Left neck lymph node biopsy and bone marrow puncture smear were performed. The results were characteristic of HPS (Figure. 1F and Figure. 2). The germinal centers were unclear in both the groin and cervical lymph nodes, and the lymph nodes retained normal structure, except for sinusoidal expansion (Figure. 1A, B). Broadening of the sinuses in the groin lymph node was mainly detected in the medullary area, where they were filled with histiocytes (Figure. 1C). In the cervical lymph node, the subcapsular, peritrabecular and medullary sinuses were expanded and filled with activated histiocytes that were seen to be phagocytosing blood cells (Figure. 1D, Figure 1F). Plasma cell counts averaged 8/high power field (HPF) in the medullary cord of the groin lymph node, while they averaged 17/HPF in the cervical lymph node (Figure 1G, Figure 1H). Treatment was administered according to the Hemophagocytic Lymphohistiocytosis (HLH) 2004 protocol [6], with proper alternation (cyclophosphamide, perarubicin, vincristine sulfate, dexamethasone and etoposide), but the patient suffered multiple organ dysfunction syndrome after therapy, and died from pulmonary infection 2 month later.
Figure 2

Bone marrow smear showing macrophages engulfing lymphocytes and red blood cells (Wright's stain ×200).


HPS is a life-threatening condition characterized by the activation of the MPS. It can be divided into genetic HPS and secondary HPS [2]. Genetic HPS can result from autosomal defects, or can also be associated with immune deficiencies, such as Chediak-Higashi syndrome, X-linked lymphoproliferative syndrome, and Griscelli syndrome. Secondary HPS is associated with exogenous agents (including viruses, bacteria, fungi, parasites, and toxins), endogenous products (including those resulting from tissue damage, metabolic products, free radical stress), rheumatic diseases, and malignant diseases [2, 7, 8]. In the current case, we were unable to detect the triggering agent, despite culturing for bacteria, parasites, and fungi, and testing for antibodies to HAV, HBV, HCV, HIV, treponema pallidum, CP, MP, RSV, and Adv, and the patient's fever failed to resolve despite treatment with broad-spectrum antibiotics and antiviral drugs. We found no association between drug use and HPS. A diagnosis of lymphoma was eliminated because of the tissue structure and immunoarchitecture.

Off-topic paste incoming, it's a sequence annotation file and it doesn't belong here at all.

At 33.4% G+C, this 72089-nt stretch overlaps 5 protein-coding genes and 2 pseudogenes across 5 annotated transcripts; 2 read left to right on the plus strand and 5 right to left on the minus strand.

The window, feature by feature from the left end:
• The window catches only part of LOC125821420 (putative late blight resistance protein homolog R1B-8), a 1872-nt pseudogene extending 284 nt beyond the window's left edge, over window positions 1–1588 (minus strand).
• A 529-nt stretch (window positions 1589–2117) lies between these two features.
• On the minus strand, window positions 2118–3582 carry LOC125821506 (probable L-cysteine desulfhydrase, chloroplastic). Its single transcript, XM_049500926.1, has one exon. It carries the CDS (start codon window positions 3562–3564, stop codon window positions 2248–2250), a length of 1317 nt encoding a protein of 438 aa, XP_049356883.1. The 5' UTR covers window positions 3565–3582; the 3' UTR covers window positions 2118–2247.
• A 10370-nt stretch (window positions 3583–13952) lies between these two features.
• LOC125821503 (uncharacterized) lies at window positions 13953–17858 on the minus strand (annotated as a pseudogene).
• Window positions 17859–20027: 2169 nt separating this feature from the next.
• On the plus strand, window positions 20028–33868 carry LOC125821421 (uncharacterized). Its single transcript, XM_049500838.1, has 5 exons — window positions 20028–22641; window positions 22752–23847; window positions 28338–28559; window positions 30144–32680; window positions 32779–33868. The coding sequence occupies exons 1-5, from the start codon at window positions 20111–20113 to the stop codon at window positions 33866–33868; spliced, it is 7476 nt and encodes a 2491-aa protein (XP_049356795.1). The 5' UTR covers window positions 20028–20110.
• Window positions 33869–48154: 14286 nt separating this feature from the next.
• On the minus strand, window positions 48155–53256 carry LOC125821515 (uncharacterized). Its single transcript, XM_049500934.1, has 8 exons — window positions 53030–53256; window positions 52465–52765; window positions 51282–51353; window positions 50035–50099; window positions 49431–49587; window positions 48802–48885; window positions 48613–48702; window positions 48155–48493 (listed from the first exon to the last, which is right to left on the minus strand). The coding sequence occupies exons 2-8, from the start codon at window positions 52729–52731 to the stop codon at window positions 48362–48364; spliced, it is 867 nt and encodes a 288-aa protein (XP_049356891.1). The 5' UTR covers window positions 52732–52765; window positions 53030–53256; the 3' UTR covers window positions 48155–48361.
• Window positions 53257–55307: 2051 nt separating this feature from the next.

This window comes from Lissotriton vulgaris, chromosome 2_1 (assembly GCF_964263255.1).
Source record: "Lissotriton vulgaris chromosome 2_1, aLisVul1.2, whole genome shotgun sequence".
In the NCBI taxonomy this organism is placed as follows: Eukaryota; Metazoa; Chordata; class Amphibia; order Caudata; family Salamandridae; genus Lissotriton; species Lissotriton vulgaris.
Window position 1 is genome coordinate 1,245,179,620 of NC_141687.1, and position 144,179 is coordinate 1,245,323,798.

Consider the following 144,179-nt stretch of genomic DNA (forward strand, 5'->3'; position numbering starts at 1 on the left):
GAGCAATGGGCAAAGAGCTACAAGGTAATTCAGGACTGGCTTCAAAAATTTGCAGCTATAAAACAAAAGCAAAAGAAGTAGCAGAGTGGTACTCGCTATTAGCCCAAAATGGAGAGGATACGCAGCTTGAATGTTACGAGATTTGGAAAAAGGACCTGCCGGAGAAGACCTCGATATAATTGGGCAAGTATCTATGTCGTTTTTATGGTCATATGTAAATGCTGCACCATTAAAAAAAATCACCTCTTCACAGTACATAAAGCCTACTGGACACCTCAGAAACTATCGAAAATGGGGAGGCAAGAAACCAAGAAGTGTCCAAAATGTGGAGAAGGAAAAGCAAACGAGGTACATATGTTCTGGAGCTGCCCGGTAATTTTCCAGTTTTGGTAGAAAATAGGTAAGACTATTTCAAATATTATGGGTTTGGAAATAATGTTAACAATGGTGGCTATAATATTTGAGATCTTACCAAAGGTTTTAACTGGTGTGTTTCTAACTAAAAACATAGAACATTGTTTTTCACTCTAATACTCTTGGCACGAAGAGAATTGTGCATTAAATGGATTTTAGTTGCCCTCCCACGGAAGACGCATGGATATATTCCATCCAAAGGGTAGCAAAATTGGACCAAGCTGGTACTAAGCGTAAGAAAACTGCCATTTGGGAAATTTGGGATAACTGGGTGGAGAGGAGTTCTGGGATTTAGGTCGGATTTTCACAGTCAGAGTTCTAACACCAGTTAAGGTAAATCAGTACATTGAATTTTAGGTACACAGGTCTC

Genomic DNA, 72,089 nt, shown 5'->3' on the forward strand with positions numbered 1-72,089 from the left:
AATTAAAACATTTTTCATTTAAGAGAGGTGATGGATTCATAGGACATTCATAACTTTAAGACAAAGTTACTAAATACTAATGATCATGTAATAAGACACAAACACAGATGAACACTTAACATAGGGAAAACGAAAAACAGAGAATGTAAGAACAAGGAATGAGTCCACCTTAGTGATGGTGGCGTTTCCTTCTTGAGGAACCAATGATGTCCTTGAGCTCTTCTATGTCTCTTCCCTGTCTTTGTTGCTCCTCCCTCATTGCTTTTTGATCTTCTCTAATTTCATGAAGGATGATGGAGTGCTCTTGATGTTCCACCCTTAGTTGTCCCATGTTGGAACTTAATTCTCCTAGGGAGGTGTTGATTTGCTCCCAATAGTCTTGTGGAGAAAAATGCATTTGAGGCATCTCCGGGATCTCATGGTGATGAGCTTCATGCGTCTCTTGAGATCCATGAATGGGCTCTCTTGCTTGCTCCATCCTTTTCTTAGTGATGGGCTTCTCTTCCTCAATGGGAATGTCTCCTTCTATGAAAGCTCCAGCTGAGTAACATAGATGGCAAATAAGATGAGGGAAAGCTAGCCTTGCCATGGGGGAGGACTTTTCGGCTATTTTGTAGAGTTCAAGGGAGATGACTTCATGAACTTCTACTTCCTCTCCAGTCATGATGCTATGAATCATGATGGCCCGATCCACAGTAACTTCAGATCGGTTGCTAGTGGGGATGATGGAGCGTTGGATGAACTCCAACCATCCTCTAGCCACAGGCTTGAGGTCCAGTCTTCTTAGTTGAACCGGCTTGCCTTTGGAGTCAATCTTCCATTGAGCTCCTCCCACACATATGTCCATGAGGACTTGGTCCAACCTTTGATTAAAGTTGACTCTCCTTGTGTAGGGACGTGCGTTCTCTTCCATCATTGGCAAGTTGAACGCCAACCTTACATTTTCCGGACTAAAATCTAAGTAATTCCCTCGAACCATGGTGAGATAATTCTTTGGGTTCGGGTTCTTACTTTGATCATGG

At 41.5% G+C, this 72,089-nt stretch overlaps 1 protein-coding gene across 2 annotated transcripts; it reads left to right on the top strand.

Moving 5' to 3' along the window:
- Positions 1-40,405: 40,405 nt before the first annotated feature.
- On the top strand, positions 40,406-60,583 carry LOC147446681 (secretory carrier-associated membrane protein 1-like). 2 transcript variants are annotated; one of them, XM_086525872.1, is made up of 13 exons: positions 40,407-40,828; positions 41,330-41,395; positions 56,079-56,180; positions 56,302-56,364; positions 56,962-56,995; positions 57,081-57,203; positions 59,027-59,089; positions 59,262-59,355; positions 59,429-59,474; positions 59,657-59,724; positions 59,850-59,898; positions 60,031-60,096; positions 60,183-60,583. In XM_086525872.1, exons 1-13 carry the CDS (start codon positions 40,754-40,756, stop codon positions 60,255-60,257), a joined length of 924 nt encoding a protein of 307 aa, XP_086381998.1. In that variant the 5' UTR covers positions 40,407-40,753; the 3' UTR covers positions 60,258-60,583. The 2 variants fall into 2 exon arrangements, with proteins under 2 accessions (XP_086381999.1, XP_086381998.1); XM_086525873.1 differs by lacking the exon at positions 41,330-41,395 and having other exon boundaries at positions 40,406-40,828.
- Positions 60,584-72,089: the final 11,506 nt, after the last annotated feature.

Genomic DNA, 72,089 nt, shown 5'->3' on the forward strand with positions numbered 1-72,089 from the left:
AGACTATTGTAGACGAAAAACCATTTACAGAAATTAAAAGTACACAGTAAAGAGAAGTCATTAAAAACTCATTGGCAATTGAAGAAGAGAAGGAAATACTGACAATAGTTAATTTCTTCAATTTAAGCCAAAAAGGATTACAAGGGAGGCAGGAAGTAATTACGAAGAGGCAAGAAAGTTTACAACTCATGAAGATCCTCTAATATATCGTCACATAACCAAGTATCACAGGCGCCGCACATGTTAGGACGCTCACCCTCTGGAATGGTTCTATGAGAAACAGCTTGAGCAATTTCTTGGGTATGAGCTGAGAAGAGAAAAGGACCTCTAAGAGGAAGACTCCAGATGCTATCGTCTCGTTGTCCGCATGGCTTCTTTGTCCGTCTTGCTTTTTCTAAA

Although progress has been made in understanding the pathophysiology of HPS, the exact mechanisms responsible for the phagocytosis are unknown in HPS. Researchers found out that there have the RBC antibodies in the EBV-HPS and anti-RBC antibodies were involved in the phagocytosis of RBCs by macrophages [1]. Also several other researchers have demonstrated that virus infection can induce antibody responses against RBCs, platelets, lymphocytes, and endothelial cells [5, 9]. As we known the antibodies are produced by the plasma cells. However there has no reports about the exactly changes of plasma cells in HPS patients. In our case the number of plasma cells was markedly increased from 8/HPF in the groin lymph node to 17/HPF in the cervical lymph node during the disease progression. Although we didn't detect changes of special antibodies against blood cells, this observation maybe provide a new idea for researchers to study the pathophysiology of HPS.


This case report showed plasma cells increased markedly in the left neck node during the progression of HPS. The result maybe provide one way to study the pathophysiology of the HPS.


Written informed consent was obtained from the patient' older brother for publication of this case report and accompanying images. A copy of the written consent is available for review by the Editor-in-Chief of this Journal.



hemophagocytic syndrome


cytotoxic T cells


mononuclear phagocyte system


hepatitis A virus


hepatitis B virus


hepatitis C virus


human immunodeficiency virus


chlamydia pneumoniae




respiratory syncytial virus




white blood cell count


red blood cell




platelet count


prothrombin time


international normalized ratio


thrombin time


activated partial thromboplastin time




total protein






direct bilirubin


indirect bilirubin


γ-glutamyl transpeptidase


creatine kinase


creatine kinase-MB


hydroxybutyrate dehydrogenase


lactate dehydrogenase






C-reactive protein


alkaline phosphatase.


Authors’ Affiliations

Department of Pathology, People's Liberation Army 152 hospital
Department of Clinical Laboratories, People's Liberation Army 152 hospital
Department of Pathology, Pingdingshan First People's Hospital